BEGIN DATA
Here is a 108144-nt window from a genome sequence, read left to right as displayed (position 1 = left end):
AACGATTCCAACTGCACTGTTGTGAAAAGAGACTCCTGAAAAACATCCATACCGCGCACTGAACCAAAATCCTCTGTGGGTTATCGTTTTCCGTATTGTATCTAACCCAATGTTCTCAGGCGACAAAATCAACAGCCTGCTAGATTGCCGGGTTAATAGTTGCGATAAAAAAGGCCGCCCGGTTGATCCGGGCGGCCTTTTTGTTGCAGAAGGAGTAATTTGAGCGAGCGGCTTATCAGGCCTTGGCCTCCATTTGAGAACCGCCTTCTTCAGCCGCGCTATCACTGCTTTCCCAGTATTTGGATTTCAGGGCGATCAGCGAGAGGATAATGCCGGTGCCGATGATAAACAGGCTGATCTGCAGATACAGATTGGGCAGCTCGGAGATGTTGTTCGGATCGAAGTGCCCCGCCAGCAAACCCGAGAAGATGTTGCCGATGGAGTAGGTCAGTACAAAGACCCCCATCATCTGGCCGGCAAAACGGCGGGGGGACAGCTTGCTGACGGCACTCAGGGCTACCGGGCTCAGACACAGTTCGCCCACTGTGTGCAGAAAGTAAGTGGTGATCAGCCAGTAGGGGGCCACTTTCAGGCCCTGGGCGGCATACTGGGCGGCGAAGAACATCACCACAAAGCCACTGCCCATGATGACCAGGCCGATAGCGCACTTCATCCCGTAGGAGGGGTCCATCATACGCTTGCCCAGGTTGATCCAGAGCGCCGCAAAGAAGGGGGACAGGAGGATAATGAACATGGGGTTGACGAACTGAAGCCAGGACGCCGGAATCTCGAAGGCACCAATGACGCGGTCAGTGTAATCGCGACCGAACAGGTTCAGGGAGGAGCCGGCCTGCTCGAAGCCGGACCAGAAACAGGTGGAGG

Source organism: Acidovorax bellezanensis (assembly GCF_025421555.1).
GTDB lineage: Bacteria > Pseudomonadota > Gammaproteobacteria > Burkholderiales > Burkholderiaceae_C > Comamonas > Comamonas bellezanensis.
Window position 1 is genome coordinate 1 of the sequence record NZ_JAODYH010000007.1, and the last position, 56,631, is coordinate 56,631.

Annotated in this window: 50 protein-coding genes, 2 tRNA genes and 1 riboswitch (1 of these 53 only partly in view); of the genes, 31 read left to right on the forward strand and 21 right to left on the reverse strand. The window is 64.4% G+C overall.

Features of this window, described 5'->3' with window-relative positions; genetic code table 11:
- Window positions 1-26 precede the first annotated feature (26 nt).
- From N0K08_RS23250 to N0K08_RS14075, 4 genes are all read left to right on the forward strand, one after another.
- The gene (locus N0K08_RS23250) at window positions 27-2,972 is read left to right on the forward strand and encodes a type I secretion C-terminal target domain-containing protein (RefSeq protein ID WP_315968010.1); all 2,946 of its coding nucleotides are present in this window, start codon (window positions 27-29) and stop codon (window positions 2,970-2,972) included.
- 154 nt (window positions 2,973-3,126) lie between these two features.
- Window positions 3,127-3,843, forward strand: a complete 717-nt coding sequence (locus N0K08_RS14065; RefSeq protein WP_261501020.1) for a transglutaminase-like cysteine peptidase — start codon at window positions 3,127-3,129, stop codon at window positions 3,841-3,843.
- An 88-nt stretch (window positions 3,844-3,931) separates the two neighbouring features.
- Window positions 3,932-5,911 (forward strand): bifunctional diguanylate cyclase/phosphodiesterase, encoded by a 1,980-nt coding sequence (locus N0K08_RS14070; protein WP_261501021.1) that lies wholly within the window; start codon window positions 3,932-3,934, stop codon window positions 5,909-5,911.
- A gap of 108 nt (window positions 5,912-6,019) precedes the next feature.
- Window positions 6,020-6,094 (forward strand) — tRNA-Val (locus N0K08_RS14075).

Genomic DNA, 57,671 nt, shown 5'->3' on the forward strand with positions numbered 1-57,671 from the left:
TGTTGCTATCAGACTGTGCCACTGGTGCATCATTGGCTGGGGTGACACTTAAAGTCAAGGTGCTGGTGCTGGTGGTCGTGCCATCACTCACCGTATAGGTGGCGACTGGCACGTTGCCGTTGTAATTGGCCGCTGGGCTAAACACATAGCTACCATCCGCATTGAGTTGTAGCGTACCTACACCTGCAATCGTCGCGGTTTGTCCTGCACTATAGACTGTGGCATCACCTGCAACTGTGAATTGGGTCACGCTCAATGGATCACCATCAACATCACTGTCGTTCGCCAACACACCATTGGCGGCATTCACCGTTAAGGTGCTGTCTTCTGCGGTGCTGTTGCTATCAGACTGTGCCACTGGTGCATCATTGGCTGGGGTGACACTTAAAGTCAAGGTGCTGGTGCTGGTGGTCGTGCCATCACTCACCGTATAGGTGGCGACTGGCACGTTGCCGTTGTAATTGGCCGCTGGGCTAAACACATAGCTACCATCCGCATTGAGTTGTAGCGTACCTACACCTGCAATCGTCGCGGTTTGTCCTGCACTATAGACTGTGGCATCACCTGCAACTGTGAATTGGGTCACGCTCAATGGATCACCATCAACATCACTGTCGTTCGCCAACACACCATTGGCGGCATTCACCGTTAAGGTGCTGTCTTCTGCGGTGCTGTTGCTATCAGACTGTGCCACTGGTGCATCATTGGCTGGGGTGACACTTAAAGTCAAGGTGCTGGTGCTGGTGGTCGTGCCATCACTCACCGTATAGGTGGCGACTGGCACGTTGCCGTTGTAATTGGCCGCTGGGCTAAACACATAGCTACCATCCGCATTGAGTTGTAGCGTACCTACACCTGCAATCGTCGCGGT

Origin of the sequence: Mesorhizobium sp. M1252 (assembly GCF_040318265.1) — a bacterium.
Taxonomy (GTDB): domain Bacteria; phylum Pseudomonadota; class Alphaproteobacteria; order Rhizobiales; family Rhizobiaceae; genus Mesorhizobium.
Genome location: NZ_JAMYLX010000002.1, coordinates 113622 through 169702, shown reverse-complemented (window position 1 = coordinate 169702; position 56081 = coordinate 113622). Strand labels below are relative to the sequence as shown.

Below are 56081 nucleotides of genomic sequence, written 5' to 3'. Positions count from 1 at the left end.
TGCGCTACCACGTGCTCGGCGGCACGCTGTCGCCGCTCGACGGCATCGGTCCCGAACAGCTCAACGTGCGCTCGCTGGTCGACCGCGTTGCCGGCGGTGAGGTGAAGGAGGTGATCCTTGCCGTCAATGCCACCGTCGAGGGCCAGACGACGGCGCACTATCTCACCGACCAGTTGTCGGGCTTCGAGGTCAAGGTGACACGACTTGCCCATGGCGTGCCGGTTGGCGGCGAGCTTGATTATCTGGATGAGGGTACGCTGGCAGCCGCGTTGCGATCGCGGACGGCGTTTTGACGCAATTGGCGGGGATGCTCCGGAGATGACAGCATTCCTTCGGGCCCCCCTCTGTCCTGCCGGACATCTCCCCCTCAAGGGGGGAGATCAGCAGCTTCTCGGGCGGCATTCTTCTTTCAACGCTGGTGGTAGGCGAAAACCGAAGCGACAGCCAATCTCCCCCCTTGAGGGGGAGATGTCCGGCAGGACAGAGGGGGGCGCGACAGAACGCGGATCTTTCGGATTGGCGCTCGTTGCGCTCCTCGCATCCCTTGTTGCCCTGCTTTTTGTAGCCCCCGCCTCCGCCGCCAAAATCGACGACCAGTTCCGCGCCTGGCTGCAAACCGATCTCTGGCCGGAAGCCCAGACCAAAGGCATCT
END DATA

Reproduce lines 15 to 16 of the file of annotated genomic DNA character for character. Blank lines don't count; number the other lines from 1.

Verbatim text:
- A gap of 108 nt (window positions 5,912-6,019) precedes the next feature.
- Window positions 6,020-6,094 (forward strand) — tRNA-Val (locus N0K08_RS14075).